Banksy is actually a Good Bloke (Photo by Dave Etheridge-Barnes/Getty Images)

March 25, 2021   5 mins

When we first moved from South London down to Brighton, in 2008, we rented a first-floor apartment with a shared lobby. One day a heavy duty cardboard tube appeared in the lobby, with my name and address on it. It looked a little battered, no doubt partly because it had been redirected from my old London address. I had no idea what it was nor, oddly, any real curiosity to find out. I suspected it was the latest instalment in my parents’s long term project to erase every trace of me from their Norfolk bungalow, as if my stuff was the principle source of the hoarded clutter they were drowning in.

Eventually I got around to carrying it upstairs. I prised open the plastic-cupped end, pulled out the rolled-up sheet of heavy-weight cartridge paper inside, laid it flat on the dining table and discovered that it was a Banksy. Not a print, an original — spray-painted by the man himself. It was accompanied by an explanatory hand-written and signed letter. It was, I gradually realised, probably quite valuable. Today, it is almost certainly the most valuable thing I own, although nowhere near as valuable as “Game Changer”, which this week sold for a record £14.4million at auction, with the artist donating the money to health charities.

Banksy had sent me this gift as a gesture of thanks, for having unwittingly nicked a joke of mine for his first little book, Existencillism. “It is rather ironic,” the joke goes, “that the favourite drink of the homeless, should be a beer called Tennent’s”. The joke works better on stage, phonetically, than on the page. But it was a nice counterpoint to the image opposite, one of his most famous, a fallen winged angel, originally painted on a grimy brick recess in a wall in Old Street. The joke had been told to him by a mate, it turned out, who had no doubt forgotten where he heard it.

My wife gave me the book as a stocking filler, and when I found the joke I contacted him via the email address at the back. This was still relatively easy back then. He emailed back and apologised and later we spoke briefly on the phone and arranged to meet, in a café bar opposite Herne Hill station, but like the shy woodland creature he is, something must have startled him and he changed his mind. We never met, and I’m really quite relieved about that. He works better for me, as for everyone else, as a slightly magical figure, like something from a Russian fairy tale, a phantom that might steal your best horse and ride it into a sweat at night before returning it to your stable.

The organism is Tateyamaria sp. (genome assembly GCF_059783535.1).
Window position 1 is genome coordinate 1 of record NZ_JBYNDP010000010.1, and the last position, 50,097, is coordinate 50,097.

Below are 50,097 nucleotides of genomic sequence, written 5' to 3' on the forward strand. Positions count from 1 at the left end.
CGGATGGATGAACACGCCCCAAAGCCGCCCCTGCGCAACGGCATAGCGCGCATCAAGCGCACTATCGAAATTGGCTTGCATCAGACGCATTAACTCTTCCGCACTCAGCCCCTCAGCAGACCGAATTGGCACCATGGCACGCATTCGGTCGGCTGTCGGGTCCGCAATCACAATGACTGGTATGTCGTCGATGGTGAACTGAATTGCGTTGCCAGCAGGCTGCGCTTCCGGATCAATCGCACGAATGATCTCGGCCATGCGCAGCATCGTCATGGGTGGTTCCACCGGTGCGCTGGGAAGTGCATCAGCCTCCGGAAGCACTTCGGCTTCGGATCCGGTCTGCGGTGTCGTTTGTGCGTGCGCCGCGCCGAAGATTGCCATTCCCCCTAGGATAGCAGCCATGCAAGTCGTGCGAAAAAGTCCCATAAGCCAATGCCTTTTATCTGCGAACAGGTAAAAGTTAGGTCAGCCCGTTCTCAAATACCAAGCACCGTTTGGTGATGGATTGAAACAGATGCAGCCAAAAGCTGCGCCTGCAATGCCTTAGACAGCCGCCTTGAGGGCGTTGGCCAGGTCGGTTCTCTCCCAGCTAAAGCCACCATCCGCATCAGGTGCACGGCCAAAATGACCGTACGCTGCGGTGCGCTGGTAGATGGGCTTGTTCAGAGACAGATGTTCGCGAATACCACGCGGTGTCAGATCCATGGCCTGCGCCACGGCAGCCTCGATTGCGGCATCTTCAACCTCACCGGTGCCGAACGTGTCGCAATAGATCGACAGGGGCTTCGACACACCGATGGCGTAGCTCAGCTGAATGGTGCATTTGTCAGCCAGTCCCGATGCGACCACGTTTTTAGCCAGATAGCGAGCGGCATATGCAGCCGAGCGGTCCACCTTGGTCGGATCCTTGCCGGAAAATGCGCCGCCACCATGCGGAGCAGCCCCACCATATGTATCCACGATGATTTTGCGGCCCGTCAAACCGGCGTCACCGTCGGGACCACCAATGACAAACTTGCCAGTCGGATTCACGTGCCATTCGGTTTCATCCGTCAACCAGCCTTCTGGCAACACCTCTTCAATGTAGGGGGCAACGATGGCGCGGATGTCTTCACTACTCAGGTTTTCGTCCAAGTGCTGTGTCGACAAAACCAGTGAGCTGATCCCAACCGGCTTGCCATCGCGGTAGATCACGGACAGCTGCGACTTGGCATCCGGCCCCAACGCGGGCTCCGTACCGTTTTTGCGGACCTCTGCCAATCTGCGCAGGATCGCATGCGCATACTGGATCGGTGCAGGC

I mention all this because Banksy has emerged as a kind of hate figure for those afflicted by Cultural Cringe. The conviction that we are an irredeemably philistine people is largely a Remainer syndrome — how can you just walk away from croissants by the Seine? — but by no means exclusively. So, before I come, not to defend Banksy per se but perhaps to urge a sense of proportion to those convulsed with shame, I want you to understand why I might think that whatever else he is, Banksy is a Good Bloke. Because it really is extraordinary how many people seem to think he’s such a wanker.

His latest outrage was to win a very dubious popularity contest, when he really should know better. A company called Art Supplies had commissioned a survey of the “most popular” artists in all the countries in the world, as determined by Google searches. And to our eternal shame, it appears, number one in the UK was the Bristolian wall-botherer himself. Not just in the UK, to be fair, but in France (what? But… but… croissants! By the Seine!) and in Japan and Russia.

The most obvious thing to say about the poll is that, like every other poll, it doesn’t tell us what it purports to. UnHerd’s Tom Chivers published a handy guide this month on How to Read Numbers, about those slippery, shape-shifting, whispering half-truths we call statistics, and he could have based half the book on crap like this. For a start, there are any number of reasons why people might Google “Banksy” that have no bearing on whether he was their favourite artist — ranging from “Do we know who he is yet so I can send him some hate mail?” to “Who is this ‘Banksy’ that my husband seems so annoyed by?”